James Murdoch, the chairman of BSkyB, unveiled another stellar set of results yesterday and renewed his attacks on Ofcom, saying the broadcasting watchdog was "threatening" investment in the UK.
Presenting Sky's annual general meeting in London yesterday, Mr Murdoch said Britain needed regulatory certainty and a business climate that welcomes investors, innovators, and professionals. "These aspects today are less evident than is desirable," he said, adding: "The current proposals by Ofcom to intervene in the pay-TV industry represent a threat to the climate for investment in this country."
This was the latest in a series of broadsides against the media regulator, after it proposed to force Sky to offer wholesale premium content, such as Premier League football and Hollywood movies, to rivals more cheaply.
His comments came hours after Sir Richard Branson, founder of the Virgin Group, called for Sky to be reigned in so that other pay-TV companies, including his Virgin Media, could compete more effectively in the market.
Pay TV has "a dominant incumbent with an iron grip on the supply of key content that uses all its muscle to prevent competitors coming into the market", Sir Richard said. "Intervention is needed to allow consumers to experience more choice, lower prices and greater innovation," he added.
BT, which offers a television service through BT Vision, and Virgin complain that Sky's dominance over football and films has skewed the market to a level where it dominates: it has 85 per cent of premium pay-TV subscribers. Sir Richard said: "This is about unleashing the forces of competition and making a dysfunctional market work in the interest of consumers who are being short-changed." He said Ofcom's proposals could see operators offer Sky Sports 1 for 20 per cent below the lowest price offered by Sky.
But Mr Murdoch said: "Regulators should respect the free operation of the marketplace and contemplate intervention only on the evidence of abuse or of a breach of competition law."
Sky has mounted a sterling defence against Ofcom's proposals. A spokesman said yesterday: "The only failure in the market-place is that of big companies, such as Virgin and BT, to accept the challenge of competition by investing and taking risks."
Ofcom consultation has closed and the regulator is poring over hundreds of pages of submissions. A final ruling is expected in the new year. "The interests of consumers are best served by businesses that invest and compete fairly, not by regulators who attempt to reshape a market to their own design," Mr Murdoch said.
The spat re-emerged as Sky said it had continued to lift revenues and customer numbers in the three months to the end of September. Revenues rose 10 per cent to £1.3bn in its first financial quarter. Operating profits rose 9 per cent to £198m. The strong numbers were driven by the surge in sales of its high-definition TV service. Sky signed 287,0000 customers to HD over the quarter, bringing the total to 1.6 million.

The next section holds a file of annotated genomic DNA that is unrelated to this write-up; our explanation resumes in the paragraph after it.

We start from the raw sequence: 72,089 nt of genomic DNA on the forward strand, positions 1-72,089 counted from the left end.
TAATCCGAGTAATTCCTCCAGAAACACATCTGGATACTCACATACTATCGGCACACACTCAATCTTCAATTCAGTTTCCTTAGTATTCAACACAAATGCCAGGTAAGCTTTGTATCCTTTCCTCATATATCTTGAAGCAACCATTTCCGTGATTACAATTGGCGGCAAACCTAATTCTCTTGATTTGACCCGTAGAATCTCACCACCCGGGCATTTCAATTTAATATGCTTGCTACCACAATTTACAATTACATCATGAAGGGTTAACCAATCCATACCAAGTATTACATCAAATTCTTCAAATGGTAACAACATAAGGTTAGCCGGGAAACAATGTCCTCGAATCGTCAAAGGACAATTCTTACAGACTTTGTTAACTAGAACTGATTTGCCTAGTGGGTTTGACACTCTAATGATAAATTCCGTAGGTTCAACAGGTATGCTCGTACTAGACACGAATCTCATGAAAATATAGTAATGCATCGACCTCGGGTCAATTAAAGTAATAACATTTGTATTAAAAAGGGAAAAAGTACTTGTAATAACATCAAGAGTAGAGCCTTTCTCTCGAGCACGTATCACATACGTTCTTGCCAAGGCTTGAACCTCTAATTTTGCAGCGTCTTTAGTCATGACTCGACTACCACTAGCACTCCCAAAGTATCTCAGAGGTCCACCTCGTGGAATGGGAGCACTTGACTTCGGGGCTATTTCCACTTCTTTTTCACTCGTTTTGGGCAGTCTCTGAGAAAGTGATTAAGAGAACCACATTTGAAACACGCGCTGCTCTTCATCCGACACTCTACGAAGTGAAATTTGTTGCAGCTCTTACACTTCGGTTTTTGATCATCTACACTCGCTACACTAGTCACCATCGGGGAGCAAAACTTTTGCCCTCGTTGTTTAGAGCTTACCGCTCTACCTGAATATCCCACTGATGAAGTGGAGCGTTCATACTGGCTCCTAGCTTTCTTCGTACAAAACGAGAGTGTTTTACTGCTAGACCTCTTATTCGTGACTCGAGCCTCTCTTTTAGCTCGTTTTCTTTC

The group enticed 94,000 net new households to subscribe to Sky during the quarter bringing its total customers to 9.5 million. Sky, along with Virgin and BT, are concentrated on "bundling" their products: offering customers cheaper deals if they take two or more of their television, home telephone and broadband services. Mr Murdoch said that 17 per cent of its customers had all three services.
Matthew Walker, an analyst at Nomura, said the results were "very impressive across the board".
Sky's rise: How the broadcaster came to dominate cable and satellite TV
Sky launches with only four channels, a handful of customers and several hundred staff. It merges with British Sky Broadcasting the following year and brings The Simpsons to Britain.
A year after launching its first sports channel, Sky wins exclusive rights to show matches in the new FA Premier League, hosted by the former Scotland international Andy Gray (right). Sky makes its first operating profit.
The UK's first digital television service, Sky Digital launches with 140 channels.
The company launches Sky+, which allows users to pause live broadcasts and record programmes on set-top boxes. Total subscriber numbers reach five million.
James Murdoch begins five-year tenure as chief executive, stepping up to the chairman's office last year and appointing Jeremy Darroch as his successor. Sky subscriptions now top 7.5 million.
Sky introduces broadband and home telephony services, as well as launching high definition (HD) television.
Sky is now in more than one in three households across Britain. It demonstrates three-dimensional television for the first time with a standard HD box.
Sky creates 1,000 more jobs as half-year profits rise 26 per cent to £388m. HD customers now total 1.67 million. Sky appeals against an Ofcom ruling that it must share its exclusive football rights with rivals at lower prices.
Kyran PickReuse content